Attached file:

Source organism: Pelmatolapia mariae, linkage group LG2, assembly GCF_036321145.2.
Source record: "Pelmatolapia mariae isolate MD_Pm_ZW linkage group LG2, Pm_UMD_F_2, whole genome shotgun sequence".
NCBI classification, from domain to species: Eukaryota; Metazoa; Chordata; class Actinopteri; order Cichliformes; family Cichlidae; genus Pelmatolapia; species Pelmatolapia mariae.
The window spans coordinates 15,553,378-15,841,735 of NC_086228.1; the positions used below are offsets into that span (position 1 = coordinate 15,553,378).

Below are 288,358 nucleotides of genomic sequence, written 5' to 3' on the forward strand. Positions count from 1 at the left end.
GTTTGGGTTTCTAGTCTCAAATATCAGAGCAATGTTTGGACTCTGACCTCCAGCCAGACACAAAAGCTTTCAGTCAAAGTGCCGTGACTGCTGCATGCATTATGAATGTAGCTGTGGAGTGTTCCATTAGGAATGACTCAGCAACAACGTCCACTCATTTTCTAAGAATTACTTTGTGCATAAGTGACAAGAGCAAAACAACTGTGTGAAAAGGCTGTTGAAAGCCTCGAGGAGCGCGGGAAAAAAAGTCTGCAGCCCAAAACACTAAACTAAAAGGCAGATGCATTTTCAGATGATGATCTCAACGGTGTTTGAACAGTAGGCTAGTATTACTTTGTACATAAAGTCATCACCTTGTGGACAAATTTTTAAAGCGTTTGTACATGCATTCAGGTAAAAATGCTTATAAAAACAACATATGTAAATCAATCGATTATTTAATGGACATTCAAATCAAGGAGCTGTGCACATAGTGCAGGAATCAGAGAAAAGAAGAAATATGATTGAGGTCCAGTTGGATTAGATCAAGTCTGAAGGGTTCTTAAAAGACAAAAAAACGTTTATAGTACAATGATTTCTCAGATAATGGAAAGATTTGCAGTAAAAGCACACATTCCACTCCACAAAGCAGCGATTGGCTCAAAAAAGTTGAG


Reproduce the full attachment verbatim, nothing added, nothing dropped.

Source organism: Pelmatolapia mariae, linkage group LG2, assembly GCF_036321145.2.
Source record: "Pelmatolapia mariae isolate MD_Pm_ZW linkage group LG2, Pm_UMD_F_2, whole genome shotgun sequence".
NCBI classification, from domain to species: Eukaryota; Metazoa; Chordata; class Actinopteri; order Cichliformes; family Cichlidae; genus Pelmatolapia; species Pelmatolapia mariae.
The window spans coordinates 15,553,378-15,841,735 of NC_086228.1; the positions used below are offsets into that span (position 1 = coordinate 15,553,378).

Below are 288,358 nucleotides of genomic sequence, written 5' to 3' on the forward strand. Positions count from 1 at the left end.
GTTTGGGTTTCTAGTCTCAAATATCAGAGCAATGTTTGGACTCTGACCTCCAGCCAGACACAAAAGCTTTCAGTCAAAGTGCCGTGACTGCTGCATGCATTATGAATGTAGCTGTGGAGTGTTCCATTAGGAATGACTCAGCAACAACGTCCACTCATTTTCTAAGAATTACTTTGTGCATAAGTGACAAGAGCAAAACAACTGTGTGAAAAGGCTGTTGAAAGCCTCGAGGAGCGCGGGAAAAAAAGTCTGCAGCCCAAAACACTAAACTAAAAGGCAGATGCATTTTCAGATGATGATCTCAACGGTGTTTGAACAGTAGGCTAGTATTACTTTGTACATAAAGTCATCACCTTGTGGACAAATTTTTAAAGCGTTTGTACATGCATTCAGGTAAAAATGCTTATAAAAACAACATATGTAAATCAATCGATTATTTAATGGACATTCAAATCAAGGAGCTGTGCACATAGTGCAGGAATCAGAGAAAAGAAGAAATATGATTGAGGTCCAGTTGGATTAGATCAAGTCTGAAGGGTTCTTAAAAGACAAAAAAACGTTTATAGTACAATGATTTCTCAGATAATGGAAAGATTTGCAGTAAAAGCACACATTCCACTCCACAAAGCAGCGATTGGCTCAAAAAAGTTGAG